Construction Industry Scheme: What is it and are you liable?
The Construction Industry Scheme (CIS) applies to contractors,
subcontractors and any organisations that have a high annual spend
on construction, even if their main work isn't in the industry. If
your firm is involved in construction, it may need to register with
HMRC under CIS.
When registering you need to indicate whether you're a
contractor or subcontractor as different rules apply to each
category. Within each category there are separate terms that define
Are you a contractor?
- You're a mainstream contractor if you run a business that
engages subcontractors for construction operations. Mainstream
contractors are usually property developers or speculative builders
building or altering properties to sell on for profit. Foreign
businesses that carry out construction work in the UK are also
mainstream contractors as are businesses that will spend an average
of £1m a year purely on construction operations over a three-year
- These are business whose main source of work is in another
industry but they still spend a large amount on construction. If
your business becomes a deemed contractor, then it will remain as
one until it can prove to the HMRC that its spending on
construction is below £1m a year for three years consecutively.
Deemed contractors are usually manufacturers, retailers, local
authorities, government departments, housing associations.
Are you a subcontractor?
Under the CIS, you are a subcontractor if you agree to complete
construction work for a contractor. This will count whether you do
the work yourself, get your employees to do it or use your own
subcontractors. Subcontractors include: sole traders, partnerships,
companies that carry out construction work for contractors, labour
agencies and staff bureaux that use their own workers to do
construction work for a contractor. It also applies to gang leaders
who have a contract to carry out work for a contractor, foreign
businesses paid to do construction work in the UK or local
authorities that carry out construction work for someone else.
Are you an Employee?
If you're an employee then CIS doesn't apply you. You're classed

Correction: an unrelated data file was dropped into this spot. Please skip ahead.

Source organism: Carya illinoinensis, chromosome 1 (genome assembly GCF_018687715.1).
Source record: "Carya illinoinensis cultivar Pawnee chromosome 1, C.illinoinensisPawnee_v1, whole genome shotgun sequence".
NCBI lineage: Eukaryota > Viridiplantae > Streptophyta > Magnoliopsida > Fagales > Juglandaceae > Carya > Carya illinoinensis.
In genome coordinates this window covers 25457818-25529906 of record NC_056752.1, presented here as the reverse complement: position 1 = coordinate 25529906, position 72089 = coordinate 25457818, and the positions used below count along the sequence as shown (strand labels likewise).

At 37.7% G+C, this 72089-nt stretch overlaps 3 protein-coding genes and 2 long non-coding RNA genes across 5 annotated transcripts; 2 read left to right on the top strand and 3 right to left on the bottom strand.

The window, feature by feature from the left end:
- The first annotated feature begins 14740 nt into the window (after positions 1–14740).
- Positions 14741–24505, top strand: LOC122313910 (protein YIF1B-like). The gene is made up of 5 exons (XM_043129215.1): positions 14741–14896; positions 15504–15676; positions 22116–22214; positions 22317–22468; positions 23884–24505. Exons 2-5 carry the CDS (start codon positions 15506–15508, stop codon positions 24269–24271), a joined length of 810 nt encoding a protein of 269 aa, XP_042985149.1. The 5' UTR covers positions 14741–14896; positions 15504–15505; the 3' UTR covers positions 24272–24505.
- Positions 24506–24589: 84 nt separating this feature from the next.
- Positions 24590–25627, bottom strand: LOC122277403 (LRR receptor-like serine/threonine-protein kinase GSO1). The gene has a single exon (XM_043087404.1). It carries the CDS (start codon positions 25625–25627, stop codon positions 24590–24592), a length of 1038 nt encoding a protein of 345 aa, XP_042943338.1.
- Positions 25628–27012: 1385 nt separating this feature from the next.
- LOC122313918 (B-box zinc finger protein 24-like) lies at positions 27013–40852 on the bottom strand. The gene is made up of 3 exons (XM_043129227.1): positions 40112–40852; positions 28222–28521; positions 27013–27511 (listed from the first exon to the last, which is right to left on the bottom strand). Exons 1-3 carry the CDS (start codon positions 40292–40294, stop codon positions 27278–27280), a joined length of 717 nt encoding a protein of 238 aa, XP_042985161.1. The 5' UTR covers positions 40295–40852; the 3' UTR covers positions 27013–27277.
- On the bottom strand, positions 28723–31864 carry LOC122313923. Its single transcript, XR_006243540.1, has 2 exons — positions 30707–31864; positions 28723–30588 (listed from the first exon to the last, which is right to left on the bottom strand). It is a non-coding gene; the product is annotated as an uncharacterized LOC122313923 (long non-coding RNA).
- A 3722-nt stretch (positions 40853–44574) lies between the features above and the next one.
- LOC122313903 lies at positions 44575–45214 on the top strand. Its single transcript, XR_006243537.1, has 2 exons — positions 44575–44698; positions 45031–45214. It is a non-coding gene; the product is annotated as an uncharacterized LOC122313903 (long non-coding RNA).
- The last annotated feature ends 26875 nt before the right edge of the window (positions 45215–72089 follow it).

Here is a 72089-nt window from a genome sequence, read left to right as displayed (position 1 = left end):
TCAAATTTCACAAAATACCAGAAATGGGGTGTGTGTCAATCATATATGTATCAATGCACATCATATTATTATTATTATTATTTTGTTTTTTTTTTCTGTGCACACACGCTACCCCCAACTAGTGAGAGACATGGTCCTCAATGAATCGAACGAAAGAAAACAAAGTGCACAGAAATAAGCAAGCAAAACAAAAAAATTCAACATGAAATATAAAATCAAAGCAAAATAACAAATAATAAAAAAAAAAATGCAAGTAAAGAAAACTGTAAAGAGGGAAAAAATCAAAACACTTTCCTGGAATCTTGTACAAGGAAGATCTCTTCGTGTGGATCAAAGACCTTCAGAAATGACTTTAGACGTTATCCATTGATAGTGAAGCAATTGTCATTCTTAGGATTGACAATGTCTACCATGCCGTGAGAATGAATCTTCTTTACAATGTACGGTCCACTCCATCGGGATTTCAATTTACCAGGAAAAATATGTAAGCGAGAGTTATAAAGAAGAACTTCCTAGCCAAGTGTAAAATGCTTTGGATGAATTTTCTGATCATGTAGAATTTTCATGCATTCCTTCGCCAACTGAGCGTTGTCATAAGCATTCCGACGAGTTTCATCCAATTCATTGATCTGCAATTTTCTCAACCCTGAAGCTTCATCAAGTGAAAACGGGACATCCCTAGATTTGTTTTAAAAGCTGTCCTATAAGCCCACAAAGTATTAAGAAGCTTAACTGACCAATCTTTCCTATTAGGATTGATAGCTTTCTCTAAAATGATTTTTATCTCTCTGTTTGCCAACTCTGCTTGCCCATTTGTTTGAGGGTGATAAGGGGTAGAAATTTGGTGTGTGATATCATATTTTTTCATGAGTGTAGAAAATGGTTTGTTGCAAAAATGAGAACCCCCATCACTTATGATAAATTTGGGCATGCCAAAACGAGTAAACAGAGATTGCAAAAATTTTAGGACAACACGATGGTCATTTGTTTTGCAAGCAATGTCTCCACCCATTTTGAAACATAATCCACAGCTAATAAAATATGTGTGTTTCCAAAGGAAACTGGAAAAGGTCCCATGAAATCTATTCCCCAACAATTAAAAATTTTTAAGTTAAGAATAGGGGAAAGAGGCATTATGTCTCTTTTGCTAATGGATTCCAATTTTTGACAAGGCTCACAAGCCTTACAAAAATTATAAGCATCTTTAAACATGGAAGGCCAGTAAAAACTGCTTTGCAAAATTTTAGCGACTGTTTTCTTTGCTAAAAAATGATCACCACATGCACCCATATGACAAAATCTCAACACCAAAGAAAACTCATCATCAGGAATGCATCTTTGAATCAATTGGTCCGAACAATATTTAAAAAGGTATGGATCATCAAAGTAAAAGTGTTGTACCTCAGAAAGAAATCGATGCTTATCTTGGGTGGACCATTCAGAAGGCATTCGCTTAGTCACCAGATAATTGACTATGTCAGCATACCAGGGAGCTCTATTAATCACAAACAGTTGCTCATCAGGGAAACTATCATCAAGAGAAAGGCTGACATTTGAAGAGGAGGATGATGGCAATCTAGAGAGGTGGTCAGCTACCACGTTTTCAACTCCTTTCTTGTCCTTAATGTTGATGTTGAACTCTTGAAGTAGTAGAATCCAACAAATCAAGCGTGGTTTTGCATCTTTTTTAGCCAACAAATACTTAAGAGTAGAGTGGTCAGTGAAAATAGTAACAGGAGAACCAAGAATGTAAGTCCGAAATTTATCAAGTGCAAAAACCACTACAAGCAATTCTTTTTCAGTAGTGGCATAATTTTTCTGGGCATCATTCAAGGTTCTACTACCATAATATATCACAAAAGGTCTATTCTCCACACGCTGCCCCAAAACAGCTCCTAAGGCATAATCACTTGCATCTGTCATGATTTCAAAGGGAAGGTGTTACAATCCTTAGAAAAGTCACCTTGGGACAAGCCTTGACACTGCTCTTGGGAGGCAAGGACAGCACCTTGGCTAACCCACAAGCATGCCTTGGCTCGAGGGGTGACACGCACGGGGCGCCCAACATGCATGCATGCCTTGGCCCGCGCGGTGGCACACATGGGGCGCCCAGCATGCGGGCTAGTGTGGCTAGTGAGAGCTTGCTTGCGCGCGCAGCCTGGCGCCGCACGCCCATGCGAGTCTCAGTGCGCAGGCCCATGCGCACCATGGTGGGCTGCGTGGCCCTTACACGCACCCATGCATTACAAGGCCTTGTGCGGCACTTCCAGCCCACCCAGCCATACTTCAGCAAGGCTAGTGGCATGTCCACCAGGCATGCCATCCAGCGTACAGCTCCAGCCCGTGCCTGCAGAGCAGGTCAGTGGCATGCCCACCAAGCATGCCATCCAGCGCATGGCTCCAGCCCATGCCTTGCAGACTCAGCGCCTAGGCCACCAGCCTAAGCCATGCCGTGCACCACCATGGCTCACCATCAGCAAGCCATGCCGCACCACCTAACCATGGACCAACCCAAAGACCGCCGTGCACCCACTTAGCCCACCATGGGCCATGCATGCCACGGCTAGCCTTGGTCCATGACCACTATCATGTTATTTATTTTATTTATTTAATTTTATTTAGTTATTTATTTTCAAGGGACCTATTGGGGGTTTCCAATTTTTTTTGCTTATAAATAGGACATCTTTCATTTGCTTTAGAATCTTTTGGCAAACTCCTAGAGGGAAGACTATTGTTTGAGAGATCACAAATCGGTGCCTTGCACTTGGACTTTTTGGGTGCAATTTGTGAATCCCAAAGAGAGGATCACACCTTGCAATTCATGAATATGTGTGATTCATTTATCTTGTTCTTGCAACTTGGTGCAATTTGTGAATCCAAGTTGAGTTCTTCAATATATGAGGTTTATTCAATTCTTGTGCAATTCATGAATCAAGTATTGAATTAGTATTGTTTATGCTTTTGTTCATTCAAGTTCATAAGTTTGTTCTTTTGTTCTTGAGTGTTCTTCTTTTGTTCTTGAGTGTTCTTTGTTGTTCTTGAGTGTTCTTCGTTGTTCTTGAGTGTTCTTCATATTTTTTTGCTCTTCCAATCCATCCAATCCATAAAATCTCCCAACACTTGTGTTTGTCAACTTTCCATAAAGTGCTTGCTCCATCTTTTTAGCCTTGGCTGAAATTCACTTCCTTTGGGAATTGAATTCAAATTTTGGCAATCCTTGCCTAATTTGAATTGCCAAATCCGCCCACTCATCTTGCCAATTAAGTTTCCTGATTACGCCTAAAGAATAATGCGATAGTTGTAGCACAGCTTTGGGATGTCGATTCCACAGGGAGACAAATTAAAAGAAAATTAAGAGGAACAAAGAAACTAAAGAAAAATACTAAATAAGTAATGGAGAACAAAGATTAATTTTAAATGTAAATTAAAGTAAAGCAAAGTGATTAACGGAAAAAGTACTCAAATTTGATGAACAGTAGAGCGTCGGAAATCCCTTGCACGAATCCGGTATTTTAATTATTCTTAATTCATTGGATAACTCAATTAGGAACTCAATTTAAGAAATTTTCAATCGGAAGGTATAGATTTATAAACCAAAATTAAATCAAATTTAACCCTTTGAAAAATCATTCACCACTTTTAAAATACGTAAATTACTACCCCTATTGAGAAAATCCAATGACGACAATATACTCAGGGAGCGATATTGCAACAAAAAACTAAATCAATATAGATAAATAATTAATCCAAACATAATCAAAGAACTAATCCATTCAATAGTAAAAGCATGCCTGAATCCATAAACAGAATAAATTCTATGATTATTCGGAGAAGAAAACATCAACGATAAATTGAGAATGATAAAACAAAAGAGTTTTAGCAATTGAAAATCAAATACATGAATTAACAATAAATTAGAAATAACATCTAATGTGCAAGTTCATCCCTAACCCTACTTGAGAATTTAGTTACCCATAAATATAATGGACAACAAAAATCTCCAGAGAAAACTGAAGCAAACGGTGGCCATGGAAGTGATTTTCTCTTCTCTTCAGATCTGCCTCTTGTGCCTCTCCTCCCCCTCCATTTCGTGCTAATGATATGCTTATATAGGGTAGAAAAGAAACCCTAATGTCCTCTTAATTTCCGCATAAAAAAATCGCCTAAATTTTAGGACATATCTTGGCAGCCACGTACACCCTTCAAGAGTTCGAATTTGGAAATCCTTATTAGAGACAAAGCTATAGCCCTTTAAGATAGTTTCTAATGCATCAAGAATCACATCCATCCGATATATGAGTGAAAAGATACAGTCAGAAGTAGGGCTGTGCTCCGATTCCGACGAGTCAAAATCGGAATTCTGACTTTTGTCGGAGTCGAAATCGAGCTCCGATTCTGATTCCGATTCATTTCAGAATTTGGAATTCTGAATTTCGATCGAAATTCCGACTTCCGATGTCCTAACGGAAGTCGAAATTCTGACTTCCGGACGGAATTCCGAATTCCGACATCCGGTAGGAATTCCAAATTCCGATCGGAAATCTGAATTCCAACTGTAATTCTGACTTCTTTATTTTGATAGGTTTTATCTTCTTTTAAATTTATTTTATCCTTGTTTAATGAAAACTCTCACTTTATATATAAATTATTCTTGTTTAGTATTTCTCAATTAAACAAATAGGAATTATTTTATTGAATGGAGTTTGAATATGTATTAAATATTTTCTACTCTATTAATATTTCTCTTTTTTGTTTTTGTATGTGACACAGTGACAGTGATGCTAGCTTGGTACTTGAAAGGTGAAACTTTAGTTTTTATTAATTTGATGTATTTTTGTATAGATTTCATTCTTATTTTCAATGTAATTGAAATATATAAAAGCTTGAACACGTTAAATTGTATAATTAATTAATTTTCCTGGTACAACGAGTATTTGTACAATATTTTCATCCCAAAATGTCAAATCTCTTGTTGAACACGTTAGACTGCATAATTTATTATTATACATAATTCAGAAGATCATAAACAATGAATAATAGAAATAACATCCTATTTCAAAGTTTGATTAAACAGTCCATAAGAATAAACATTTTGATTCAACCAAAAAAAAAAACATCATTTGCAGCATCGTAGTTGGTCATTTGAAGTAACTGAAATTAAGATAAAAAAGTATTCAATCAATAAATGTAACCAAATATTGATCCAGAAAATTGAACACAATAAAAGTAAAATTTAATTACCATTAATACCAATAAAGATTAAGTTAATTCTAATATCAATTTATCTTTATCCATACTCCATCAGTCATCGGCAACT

as an employee if your contract is a 'contract of employment'. If
this is the case, you'll pay tax through PAYE (Pay As You Earn)
rather then through CIS.
Your employment status depends on the terms of each piece of
work you take on. It's possible to operate as a self-employed
subcontractor on one contract and then as an employee on the next.
If you're a construction industry contractor it's your
responsibility to decide on an individuals employment status when
you take them on.
To find out if you're working as an employee or a contractor you
can use the employment status indicator tool on the HMRC's
Are you both a contractor and a subcontractor at the same
It's common for construction businesses to be paid by a
contractor for construction work, while they pay for their own
subcontractors to do work for them at the same time.
When you're being paid by a contractor for construction work you
are a subcontractor and you must follow CIS rules for
subcontractors. However, when you're paying your own subcontractors
you must abide by the CIS rules for contractors.
When CIS doesn't apply
Specific types of work that are related to the construction
industry aren't covered by CIS. Professional work carried out by
businesses such as architects and surveyors is not covered.
CIS also doesn't include carpet fitting but does apply for
laminate flooring fitting.
There are occasional situations when businesses that would
normally be classed as mainstream or deemed contractors may not
have to apply for CIS ruling. An example of this is when
these businesses pay for construction work on a property that is
used for the purpose of the business. This means some offices,
warehouses and nursing homes are exempt from CIS. Other
occasions when CIS rules don't apply are:
- When a deemed contractor pays for a small construction contract
of less than £1,000 - excluding materials costs - and has
authorisation from HMRC to exempt it.
- When a contractor pays a subcontractor less than £1,000 -
excluding materials costs - to do construction work on the
subcontractor's own property - or on any agricultural property
where the subcontractor is the tenant - and has authorisation from
HMRC to exempt it.
- If the governing body or head teacher of a local education
authority maintained school, pays for construction work on behalf
of the local education authority.
- If a charitable body or trust - but not its trading subsidiary
- pays for construction work.
- Private householders are never treated as CIS contractors, no
matter how much they spend on construction operations.
How to organise your CIS payments
Contractors must make a 20% deduction from most of the value of
invoices they pay and give it to HMRC. However, at the end of the
year after looking at all your payments HMRC may ask for an
additional amount in view of your eventual tax and national
The deduction is held on account of your eventual tax and
national insurance contributions liability.
If you are required to pay CIS you have to tell HMRC each month
about every payment you've made to subcontractors. To do this you
have to make a monthly return.
HMRC expects you to keep records of all the payments you
make. One tool that is useful for recording all payments and
invoices is QuickBooks CIS deductions.
QuickBooks will help you work out how much tax you will have to
pay, so you can concentrate on running the business and forget
about CIS and the bean-counting it requires.
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